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pasta as pie weights.

Halie Mar 23, 2008 10:07 AM

will this work if I use small pasta, like macaroni? is it heavy enough?

  1. j
    jeanmarieok Mar 23, 2008 10:25 AM

    I don't think it will be heavy enough. I recently heard of someone using clean pennies as pie weights, but I haven't tried it yet.

    1. t
      tastelikechicken Mar 23, 2008 10:33 AM

      I don't think it's heavy enuff and I think the pasta will start to burn quickly and throw off some nasty smoke. How about raw white rice or raw dry beans? I have ceramic pie weights but only enuff for 1 pie so if I'm doing more that's what I use.

      1 Reply
      1. re: tastelikechicken
        Halie Mar 23, 2008 11:22 AM

        thank you! I will see if I have either :)

      2. p
        pengcast Mar 23, 2008 08:30 PM

        I use dry beans like navy beans or chick peas. Also in a pinch I did use pennies wrapped in tin foil.

        1. a
          Amanita Mar 24, 2008 05:29 AM

          French people use dried beans. Being delightfully thrifty, they keep them to use over and over as pie weights.
          I'd be scared to use pennies, unless wrapped. Copper is a toxin!
          My friend Madeleine tells about making a pie during the war, when country people used pebbles as pie weights. Her husband (usually oblivious to the kitchen, of course, such things being women's work) took one look at it before it went into the oven and said, "On mange des tartes aux cailloux maintenant?"

          1. k
            karykat Mar 24, 2008 10:53 AM

            I agree the pasta wouldn't be heavy enough. Some places are selling little chains to use as pie weights. That way when the baking is done, you can pull them out in one fell swoop. Remembering that they are going to be hot! I have found these easier to use than the ceramic weights. Probably beans would have the same problem?

            You could probably buy lengths of small chains at a hardware store?

            4 Replies
            1. re: karykat
              t
              tastelikechicken Mar 24, 2008 11:03 AM

              I think King Arthur carries in their catalog a ball bearing chain made out of surgical stainless steel. The ceramic needs to be either picked up individually or poured out, either way can be a pain. But the do dissapate heat alot quicker than steel does. I don't think I would use chain from a hardware store. Never know what it's been coated with.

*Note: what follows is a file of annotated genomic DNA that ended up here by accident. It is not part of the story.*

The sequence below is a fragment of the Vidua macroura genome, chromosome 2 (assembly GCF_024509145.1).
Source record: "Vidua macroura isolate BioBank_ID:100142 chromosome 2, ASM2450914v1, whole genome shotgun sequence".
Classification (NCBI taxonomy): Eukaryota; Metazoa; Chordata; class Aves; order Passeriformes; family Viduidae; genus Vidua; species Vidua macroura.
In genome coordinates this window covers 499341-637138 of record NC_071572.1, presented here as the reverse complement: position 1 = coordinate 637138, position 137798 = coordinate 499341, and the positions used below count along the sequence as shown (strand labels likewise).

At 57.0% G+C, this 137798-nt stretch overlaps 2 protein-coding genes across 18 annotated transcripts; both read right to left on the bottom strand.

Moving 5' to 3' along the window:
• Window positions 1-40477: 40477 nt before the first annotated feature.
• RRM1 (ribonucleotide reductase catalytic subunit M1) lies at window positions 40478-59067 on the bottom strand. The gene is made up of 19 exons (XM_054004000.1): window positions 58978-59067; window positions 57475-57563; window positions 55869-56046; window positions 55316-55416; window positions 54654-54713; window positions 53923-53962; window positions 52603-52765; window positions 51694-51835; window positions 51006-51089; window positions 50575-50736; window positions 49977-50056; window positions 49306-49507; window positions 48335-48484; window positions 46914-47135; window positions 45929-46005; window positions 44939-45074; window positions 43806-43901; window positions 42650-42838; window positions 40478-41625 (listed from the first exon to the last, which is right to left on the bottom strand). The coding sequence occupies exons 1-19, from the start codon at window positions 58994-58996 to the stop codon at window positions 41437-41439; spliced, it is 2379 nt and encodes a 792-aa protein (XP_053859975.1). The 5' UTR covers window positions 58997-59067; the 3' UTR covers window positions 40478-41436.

1. re: tastelikechicken
                k
                karykat Mar 24, 2008 12:41 PM

                That is exactly what I have. The ball bearing chain from King Arthur. You may have a good point about the coatings on hardware store chains. You could put foil down and then the chain on top of that. I know a lot of people do use foil with other kinds of weights. Not sure if that traps moisture and affects the crust, though.

                1. re: karykat
                  k
                  kmr Mar 24, 2008 01:13 PM

                  I've always used dried beans, with a piece of parchment under to make them easy to remove without making the crust soggy....and the beans can be reused for years....my mom's pie beans are almost 50 years old, I've been using the same for 20 years.

                  1. re: karykat
                    t
                    tastelikechicken Mar 24, 2008 01:13 PM

                    I tend to use a piece of parchment paper under the weights just out of habit. Doesn't affect the crust.

              2. b
                Billow Fair Mar 24, 2008 01:44 PM

                I use clean pennies frequently for pie weights. Everyone has a handful in a jar somewhere and they conduct heat beautifully and have plenty of weight. 100 is just about right for a lie crust. Perhaps if they stop making them I can sell them for $3.99 per hundred as Presidential Copper Pie Weights!

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